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N Engl J Med. 2014 Jun 5;370(23):2169-79. doi: 10.1056/NEJMoa1310480.

Once-weekly dalbavancin versus daily conventional therapy for skin infection.

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From the Division of Infectious Diseases and Geographic Medicine, Tufts Medical Center and Tufts University School of Medicine, Boston (H.W.B.); the Department of Microbiology, Leeds Teaching Hospital and University of Leeds, Old Medical School, Leeds, United Kingdom (M.W.); Talbot Advisors, Anna Maria, FL (G.H.T.); Durata Therapeutics, Branford, CT (S.P., M.W.D.); and InClin, San Mateo, CA (A.F.D.).



Dalbavancin, a lipoglycopeptide antibiotic agent that is active against gram-positive pathogens, has a long plasma half-life, allowing for once-weekly dosing. DISCOVER 1 and DISCOVER 2 were identically designed noninferiority trials of dalbavancin for the treatment of acute bacterial skin and skin-structure infection.


We randomly assigned patients to receive dalbavancin intravenously on days 1 and 8 or vancomycin intravenously for at least 3 days with the option to switch to oral linezolid to complete 10 to 14 days of therapy. The primary end point, early clinical response, required the cessation of spread of infection-related erythema and the absence of fever at 48 to 72 hours. Secondary end points at the end of therapy included clinical status and investigator's assessment of outcome.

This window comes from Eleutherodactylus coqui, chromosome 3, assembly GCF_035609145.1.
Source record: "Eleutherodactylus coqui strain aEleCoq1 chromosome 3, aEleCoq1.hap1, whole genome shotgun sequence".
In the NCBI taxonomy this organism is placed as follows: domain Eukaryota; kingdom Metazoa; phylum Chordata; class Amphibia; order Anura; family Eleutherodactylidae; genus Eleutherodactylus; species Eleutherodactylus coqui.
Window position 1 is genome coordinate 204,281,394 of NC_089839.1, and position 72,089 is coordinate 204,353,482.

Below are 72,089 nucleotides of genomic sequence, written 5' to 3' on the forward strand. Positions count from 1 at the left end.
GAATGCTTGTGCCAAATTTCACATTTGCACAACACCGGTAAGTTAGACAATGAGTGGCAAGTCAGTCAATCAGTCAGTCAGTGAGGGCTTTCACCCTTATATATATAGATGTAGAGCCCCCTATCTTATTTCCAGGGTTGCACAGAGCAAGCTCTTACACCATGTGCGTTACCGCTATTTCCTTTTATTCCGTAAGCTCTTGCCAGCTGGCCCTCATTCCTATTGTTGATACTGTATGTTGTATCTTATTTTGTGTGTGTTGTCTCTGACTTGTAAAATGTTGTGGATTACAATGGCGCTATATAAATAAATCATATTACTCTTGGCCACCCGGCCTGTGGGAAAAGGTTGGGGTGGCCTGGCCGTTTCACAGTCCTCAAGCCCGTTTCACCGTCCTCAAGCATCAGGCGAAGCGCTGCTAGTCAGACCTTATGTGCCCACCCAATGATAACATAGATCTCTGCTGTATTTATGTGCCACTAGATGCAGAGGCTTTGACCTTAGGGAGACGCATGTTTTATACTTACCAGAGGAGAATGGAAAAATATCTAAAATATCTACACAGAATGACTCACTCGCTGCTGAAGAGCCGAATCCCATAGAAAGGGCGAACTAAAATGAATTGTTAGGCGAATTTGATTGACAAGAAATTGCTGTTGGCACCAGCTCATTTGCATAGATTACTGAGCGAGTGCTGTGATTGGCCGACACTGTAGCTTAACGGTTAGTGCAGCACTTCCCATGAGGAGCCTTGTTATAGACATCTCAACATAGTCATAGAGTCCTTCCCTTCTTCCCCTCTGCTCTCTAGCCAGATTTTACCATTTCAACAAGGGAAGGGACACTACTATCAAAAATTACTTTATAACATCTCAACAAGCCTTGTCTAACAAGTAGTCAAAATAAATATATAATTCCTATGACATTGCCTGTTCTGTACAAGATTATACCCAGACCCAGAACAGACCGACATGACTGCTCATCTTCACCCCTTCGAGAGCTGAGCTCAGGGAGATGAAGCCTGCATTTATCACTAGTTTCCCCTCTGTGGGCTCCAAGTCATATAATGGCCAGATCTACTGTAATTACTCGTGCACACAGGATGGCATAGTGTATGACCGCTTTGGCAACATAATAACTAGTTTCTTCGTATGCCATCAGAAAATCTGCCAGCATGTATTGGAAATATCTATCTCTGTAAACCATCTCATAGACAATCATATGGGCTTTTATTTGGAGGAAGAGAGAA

Analysis of the primary end point showed noninferiority of dalbavancin in both DISCOVER 1 and DISCOVER 2. In the pooled analysis, 525 of 659 patients (79.7%) in the dalbavancin group and 521 of 653 (79.8%) in the vancomycin-linezolid group had an early clinical response indicating treatment success (weighted difference, -0.1 percentage point; 95% confidence interval, -4.5 to 4.2). The outcomes were similar in the analyses by study and the pooled analyses of clinical status at the end of therapy and the investigator's assessment of outcome. For patients infected with Staphylococcus aureus, including methicillin-resistant S. aureus, clinical success was seen in 90.6% of the patients treated with dalbavancin and 93.8% of those treated with vancomycin-linezolid. Adverse events and study days with an adverse event were less frequent in the dalbavancin group than in the vancomycin-linezolid group. The most common treatment-related adverse events in either group were nausea, diarrhea, and pruritus.


Once-weekly intravenous dalbavancin was not inferior to twice-daily intravenous vancomycin followed by oral linezolid for the treatment of acute bacterial skin and skin-structure infection. (Funded by Durata Therapeutics; DISCOVER 1 and DISCOVER 2 numbers, NCT01339091 and NCT01431339.).

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